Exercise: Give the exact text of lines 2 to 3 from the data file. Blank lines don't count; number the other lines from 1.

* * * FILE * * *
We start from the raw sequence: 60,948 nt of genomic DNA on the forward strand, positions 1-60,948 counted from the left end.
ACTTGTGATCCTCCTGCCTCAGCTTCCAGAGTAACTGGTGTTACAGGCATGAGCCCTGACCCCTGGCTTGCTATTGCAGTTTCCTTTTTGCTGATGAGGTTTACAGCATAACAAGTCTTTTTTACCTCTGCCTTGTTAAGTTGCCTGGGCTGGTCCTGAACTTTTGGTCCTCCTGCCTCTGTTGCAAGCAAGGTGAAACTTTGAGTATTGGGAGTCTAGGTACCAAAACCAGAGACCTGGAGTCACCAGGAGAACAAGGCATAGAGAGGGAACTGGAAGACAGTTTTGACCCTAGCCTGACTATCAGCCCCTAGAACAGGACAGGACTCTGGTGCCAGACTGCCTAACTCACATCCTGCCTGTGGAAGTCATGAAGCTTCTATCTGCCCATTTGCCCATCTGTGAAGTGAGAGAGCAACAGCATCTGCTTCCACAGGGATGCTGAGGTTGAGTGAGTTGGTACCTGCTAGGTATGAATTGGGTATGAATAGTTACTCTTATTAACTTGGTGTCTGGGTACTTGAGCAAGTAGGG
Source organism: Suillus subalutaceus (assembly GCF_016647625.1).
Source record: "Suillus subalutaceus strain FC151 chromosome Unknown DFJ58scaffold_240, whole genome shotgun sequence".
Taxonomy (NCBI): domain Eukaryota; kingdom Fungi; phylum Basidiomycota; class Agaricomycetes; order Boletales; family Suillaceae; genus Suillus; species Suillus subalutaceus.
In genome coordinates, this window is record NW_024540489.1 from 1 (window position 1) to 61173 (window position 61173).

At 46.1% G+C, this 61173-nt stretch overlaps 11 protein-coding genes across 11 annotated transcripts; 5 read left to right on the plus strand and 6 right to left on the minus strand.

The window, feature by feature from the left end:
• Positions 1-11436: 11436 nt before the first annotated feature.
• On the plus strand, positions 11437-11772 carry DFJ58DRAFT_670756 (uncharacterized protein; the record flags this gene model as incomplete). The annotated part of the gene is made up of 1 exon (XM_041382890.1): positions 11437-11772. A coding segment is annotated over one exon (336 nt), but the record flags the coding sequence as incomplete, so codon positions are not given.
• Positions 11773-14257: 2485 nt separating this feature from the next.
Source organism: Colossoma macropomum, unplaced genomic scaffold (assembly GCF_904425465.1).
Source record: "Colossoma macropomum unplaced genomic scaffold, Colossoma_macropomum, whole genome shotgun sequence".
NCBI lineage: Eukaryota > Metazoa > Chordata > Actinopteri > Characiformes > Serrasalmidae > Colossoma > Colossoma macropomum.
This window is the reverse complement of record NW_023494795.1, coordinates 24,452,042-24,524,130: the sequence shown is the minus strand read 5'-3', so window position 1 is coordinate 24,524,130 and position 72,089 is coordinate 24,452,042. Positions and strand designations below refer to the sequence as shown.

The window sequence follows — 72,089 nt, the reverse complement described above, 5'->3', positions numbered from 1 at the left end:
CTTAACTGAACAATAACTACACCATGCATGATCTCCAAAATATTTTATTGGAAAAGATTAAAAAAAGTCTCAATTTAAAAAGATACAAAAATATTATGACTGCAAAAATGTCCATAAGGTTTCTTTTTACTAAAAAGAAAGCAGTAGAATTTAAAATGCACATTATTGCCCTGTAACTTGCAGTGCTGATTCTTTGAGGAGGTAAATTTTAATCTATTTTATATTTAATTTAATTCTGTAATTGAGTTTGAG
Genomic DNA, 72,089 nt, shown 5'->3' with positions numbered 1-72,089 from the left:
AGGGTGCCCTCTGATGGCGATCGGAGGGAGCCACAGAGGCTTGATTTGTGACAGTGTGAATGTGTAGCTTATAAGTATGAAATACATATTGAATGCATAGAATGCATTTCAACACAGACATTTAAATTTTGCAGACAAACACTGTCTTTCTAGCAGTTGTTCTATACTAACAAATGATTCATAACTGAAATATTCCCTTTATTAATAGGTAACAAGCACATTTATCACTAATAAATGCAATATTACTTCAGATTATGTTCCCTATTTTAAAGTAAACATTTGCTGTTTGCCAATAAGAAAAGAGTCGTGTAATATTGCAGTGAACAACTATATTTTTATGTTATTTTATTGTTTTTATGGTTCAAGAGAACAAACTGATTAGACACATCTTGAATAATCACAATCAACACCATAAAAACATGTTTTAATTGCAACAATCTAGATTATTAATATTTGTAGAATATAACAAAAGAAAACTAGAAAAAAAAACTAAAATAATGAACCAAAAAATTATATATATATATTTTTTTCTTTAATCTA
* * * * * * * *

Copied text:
ACTTGTGATCCTCCTGCCTCAGCTTCCAGAGTAACTGGTGTTACAGGCATGAGCCCTGACCCCTGGCTTGCTATTGCAGTTTCCTTTTTGCTGATGAGGTTTACAGCATAACAAGTCTTTTTTACCTCTGCCTTGTTAAGTTGCCTGGGCTGGTCCTGAACTTTTGGTCCTCCTGCCTCTGTTGCAAGCAAGGTGAAACTTTGAGTATTGGGAGTCTAGGTACCAAAACCAGAGACCTGGAGTCACCAGGAGAACAAGGCATAGAGAGGGAACTGGAAGACAGTTTTGACCCTAGCCTGACTATCAGCCCCTAGAACAGGACAGGACTCTGGTGCCAGACTGCCTAACTCACATCCTGCCTGTGGAAGTCATGAAGCTTCTATCTGCCCATTTGCCCATCTGTGAAGTGAGAGAGCAACAGCATCTGCTTCCACAGGGATGCTGAGGTTGAGTGAGTTGGTACCTGCTAGGTATGAATTGGGTATGAATAGTTACTCTTATTAACTTGGTGTCTGGGTACTTGAGCAAGTAGGG
Source organism: Suillus subalutaceus (assembly GCF_016647625.1).